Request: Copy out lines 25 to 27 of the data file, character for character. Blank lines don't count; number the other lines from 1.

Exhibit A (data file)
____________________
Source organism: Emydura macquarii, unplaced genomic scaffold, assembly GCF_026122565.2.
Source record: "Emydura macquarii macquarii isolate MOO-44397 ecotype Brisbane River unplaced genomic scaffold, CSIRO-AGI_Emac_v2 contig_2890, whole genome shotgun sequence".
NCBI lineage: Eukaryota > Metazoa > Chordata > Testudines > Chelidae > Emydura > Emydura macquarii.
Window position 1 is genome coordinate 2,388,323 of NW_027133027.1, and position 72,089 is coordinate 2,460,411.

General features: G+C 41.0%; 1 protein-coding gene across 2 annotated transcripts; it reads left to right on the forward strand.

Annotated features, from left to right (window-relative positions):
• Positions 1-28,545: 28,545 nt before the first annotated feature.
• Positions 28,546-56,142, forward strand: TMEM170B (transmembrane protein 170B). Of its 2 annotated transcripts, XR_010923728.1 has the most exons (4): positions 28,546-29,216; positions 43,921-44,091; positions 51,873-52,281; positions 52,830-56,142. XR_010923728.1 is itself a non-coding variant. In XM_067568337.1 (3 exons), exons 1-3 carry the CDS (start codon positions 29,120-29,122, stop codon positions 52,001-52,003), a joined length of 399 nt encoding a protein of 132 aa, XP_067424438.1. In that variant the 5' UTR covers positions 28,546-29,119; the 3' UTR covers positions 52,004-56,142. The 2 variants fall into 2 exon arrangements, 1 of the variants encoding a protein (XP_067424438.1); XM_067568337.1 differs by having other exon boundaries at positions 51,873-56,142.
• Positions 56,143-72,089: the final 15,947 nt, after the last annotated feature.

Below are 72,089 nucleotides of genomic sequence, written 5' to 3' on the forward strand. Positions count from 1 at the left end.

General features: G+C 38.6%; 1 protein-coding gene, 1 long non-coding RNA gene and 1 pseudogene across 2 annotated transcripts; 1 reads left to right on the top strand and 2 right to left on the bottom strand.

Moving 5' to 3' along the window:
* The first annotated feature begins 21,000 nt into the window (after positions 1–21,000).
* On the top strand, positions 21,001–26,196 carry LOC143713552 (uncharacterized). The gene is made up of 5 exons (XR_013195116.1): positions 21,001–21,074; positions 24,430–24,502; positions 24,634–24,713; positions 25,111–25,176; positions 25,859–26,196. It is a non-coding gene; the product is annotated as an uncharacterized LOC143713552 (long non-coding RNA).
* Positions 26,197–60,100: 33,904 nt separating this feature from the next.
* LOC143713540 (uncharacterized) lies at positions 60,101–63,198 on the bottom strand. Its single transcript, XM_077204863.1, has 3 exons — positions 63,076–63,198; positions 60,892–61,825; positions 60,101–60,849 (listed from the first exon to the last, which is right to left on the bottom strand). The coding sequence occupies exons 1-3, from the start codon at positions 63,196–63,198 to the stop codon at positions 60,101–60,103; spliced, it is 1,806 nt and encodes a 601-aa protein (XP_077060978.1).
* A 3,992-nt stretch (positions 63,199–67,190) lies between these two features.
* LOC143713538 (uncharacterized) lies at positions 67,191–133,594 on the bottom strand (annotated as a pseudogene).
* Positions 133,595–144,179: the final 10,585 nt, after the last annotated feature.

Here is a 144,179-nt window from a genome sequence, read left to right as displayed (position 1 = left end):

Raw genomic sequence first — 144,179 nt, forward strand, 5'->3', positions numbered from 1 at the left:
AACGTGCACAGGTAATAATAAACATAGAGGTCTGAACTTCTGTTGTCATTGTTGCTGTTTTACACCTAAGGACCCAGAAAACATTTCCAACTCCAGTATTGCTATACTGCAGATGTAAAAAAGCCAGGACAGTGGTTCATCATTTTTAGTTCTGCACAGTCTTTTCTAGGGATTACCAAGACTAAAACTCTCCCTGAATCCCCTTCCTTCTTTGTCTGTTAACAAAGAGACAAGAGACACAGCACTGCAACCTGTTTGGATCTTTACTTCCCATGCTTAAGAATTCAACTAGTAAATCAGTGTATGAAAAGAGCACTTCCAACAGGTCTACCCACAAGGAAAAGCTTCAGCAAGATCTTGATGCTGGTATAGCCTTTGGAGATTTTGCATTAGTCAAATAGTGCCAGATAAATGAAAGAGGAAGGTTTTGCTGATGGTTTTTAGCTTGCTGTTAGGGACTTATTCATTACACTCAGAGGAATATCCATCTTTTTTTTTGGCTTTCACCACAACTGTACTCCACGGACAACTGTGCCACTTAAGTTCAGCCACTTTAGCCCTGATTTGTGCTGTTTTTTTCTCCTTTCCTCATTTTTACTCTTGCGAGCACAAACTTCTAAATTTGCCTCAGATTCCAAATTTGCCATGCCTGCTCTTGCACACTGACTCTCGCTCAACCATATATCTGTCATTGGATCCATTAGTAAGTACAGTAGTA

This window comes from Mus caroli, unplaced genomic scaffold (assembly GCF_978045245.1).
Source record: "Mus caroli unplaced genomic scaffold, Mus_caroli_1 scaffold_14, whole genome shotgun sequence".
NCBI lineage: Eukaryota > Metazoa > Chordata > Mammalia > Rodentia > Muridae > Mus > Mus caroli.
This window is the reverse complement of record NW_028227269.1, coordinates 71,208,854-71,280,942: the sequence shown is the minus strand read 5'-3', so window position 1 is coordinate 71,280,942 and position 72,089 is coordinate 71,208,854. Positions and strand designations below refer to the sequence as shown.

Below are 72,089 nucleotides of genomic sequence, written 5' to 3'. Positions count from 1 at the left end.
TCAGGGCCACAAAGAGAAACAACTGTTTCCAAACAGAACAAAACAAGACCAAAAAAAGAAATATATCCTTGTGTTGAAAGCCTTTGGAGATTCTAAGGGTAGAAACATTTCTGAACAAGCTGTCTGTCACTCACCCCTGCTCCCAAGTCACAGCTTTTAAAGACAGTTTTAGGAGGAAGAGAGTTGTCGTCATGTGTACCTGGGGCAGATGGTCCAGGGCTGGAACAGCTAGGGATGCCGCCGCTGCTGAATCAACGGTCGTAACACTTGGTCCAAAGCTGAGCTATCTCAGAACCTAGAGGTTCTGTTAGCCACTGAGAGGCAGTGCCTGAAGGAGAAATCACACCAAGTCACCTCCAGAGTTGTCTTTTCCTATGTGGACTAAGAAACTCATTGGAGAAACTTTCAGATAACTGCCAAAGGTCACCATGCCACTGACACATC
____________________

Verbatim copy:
NCBI lineage: Eukaryota > Metazoa > Chordata > Mammalia > Rodentia > Muridae > Mus > Mus caroli.
This window is the reverse complement of record NW_028227269.1, coordinates 71,208,854-71,280,942: the sequence shown is the minus strand read 5'-3', so window position 1 is coordinate 71,280,942 and position 72,089 is coordinate 71,208,854. Positions and strand designations below refer to the sequence as shown.

Below are 72,089 nucleotides of genomic sequence, written 5' to 3'. Positions count from 1 at the left end.